Monday, July 29, 2019

Writing Minor Characters



By Nancy Roe


If you missed my checklist on Writing Major Characters check the archives on Friday to view. 

Writing Minor characters may make a difference in the plot, but readers aren’t supposed to get emotionally involved with them, either negatively or positively. Readers don’t expect them to keep showing up in the story. A rule of thumb is that a minor character does one or two things in a story and then disappears.

Twelve Tips on Minor Characters:
  1. Each minor character must serve a purpose, otherwise cut them. Without purpose, a minor character will only slow down your story.
2.            Minor characters should make an impression when they enter a scene, just not a big splash.
3.            Appearances of minor characters should be brief and infrequent. Although that doesn’t mean they can’t shine whenever they are in the spotlight. Give them a quirk or defining characteristic that makes them easily identifiable.
4.            Use minor characters to propel your plot forward.
5.            Minor characters can help advance the protagonist’s storyline forward, reveal information, and give additional insight about major characters, including back-story.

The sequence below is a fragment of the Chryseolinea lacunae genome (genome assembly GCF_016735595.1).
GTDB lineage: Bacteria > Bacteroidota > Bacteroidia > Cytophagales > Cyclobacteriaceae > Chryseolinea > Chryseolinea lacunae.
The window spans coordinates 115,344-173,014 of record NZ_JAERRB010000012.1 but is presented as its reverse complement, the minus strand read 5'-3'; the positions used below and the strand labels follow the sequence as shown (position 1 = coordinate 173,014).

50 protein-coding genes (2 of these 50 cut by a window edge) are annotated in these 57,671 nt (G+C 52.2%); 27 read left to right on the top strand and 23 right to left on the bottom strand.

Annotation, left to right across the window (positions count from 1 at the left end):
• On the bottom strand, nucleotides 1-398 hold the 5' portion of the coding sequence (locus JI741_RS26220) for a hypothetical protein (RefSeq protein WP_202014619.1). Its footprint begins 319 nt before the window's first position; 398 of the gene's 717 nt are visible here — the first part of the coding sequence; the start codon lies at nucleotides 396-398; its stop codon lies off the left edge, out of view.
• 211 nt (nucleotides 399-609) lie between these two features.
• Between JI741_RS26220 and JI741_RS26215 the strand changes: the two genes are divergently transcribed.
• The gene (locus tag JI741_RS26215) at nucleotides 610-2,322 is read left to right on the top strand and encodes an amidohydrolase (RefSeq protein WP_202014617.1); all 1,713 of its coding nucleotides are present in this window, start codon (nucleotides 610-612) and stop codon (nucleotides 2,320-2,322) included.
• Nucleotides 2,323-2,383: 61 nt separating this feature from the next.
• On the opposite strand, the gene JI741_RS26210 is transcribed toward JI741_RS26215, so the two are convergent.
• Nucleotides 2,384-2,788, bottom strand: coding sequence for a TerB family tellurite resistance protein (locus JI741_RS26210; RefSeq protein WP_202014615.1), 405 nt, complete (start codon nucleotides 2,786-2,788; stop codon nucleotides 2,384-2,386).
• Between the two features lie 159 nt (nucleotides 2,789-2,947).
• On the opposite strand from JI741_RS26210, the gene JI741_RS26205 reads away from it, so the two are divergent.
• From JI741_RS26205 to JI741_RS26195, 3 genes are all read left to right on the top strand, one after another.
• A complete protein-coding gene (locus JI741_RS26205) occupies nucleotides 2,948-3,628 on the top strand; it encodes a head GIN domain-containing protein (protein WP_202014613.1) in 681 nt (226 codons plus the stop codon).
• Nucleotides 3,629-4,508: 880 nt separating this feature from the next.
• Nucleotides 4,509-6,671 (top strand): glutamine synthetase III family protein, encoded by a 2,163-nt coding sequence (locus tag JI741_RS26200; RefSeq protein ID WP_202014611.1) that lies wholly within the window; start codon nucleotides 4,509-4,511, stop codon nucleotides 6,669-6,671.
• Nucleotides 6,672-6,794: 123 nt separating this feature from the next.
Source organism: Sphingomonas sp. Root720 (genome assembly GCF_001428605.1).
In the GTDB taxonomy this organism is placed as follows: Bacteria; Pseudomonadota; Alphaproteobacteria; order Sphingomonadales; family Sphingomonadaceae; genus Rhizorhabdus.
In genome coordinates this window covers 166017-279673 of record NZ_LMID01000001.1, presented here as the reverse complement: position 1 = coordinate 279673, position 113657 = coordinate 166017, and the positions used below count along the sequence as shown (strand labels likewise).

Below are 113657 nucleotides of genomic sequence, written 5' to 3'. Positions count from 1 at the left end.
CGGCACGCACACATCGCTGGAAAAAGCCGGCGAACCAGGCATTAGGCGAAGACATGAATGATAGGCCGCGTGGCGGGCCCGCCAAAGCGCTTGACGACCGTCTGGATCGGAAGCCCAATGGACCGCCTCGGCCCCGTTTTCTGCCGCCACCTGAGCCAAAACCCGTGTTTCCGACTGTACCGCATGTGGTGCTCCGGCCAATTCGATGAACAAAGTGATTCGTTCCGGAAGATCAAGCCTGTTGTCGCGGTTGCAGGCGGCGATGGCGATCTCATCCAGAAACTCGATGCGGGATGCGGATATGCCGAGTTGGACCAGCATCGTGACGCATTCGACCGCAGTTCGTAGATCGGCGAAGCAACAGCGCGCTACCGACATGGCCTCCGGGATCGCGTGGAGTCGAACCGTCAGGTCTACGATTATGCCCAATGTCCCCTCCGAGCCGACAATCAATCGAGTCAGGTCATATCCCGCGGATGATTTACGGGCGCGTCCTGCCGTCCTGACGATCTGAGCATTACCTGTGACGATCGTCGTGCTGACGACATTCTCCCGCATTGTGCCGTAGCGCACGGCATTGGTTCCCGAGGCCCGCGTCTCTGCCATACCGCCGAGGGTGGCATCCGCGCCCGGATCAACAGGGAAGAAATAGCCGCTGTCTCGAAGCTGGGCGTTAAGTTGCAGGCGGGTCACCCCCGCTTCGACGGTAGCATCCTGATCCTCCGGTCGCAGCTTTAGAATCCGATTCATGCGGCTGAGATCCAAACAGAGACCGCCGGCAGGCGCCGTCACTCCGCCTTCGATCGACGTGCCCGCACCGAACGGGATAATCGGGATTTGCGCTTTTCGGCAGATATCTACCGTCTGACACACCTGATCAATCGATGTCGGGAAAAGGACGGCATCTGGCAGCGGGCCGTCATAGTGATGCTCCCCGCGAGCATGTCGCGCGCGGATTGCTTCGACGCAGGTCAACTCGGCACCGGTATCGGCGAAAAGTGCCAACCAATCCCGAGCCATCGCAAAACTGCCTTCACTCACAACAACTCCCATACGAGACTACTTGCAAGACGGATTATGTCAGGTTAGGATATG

6.            Minor characters can act as a sounding board, and knowingly or unknowingly assist your protagonist in achieving his or her goal.
7.            Utilize minor characters to further reveal the atmosphere and era of your setting.
8.            Minor characters can bring a different perspective to your story.
9.            Minor characters can prevent or encourage your protagonist from running away from a problem.
10.        Minor characters’ behaviors, attitudes and idiosyncrasies, will help to set the tone of a scene.
11.        Minor characters are unlikely to be used as a viewpoint character.
12.        Minor characters don’t have their own subplots.

How to Test Your Minor Characters:
Imagine that you delete your minor character from your story. Does your story still work? If so, the minor character isn’t necessary.
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When Nancy Roe was twelve, she wrote an autobiography for a sixth grade English assignment. In the last chapter, Nancy wrote that she wanted to be an author. When she turned fifty, her dreams came true! And she hasn't stopped writing since.Nancy also blogs at NancyRoeAuthor.com. You'll find articles on organizing tips, recipes, craft ideas, computer tips, grammar tips, and unusual holidays. Even her dog, Shadow, writes an article--there has to be humor, and he's a funny guy!  Nancy is a Midwest farm girl at heart and currently lives in Tennessee with her husband and four-legged child. Follow Nancy on her various social media links: Website:    www.NancyRoeAuthor.com

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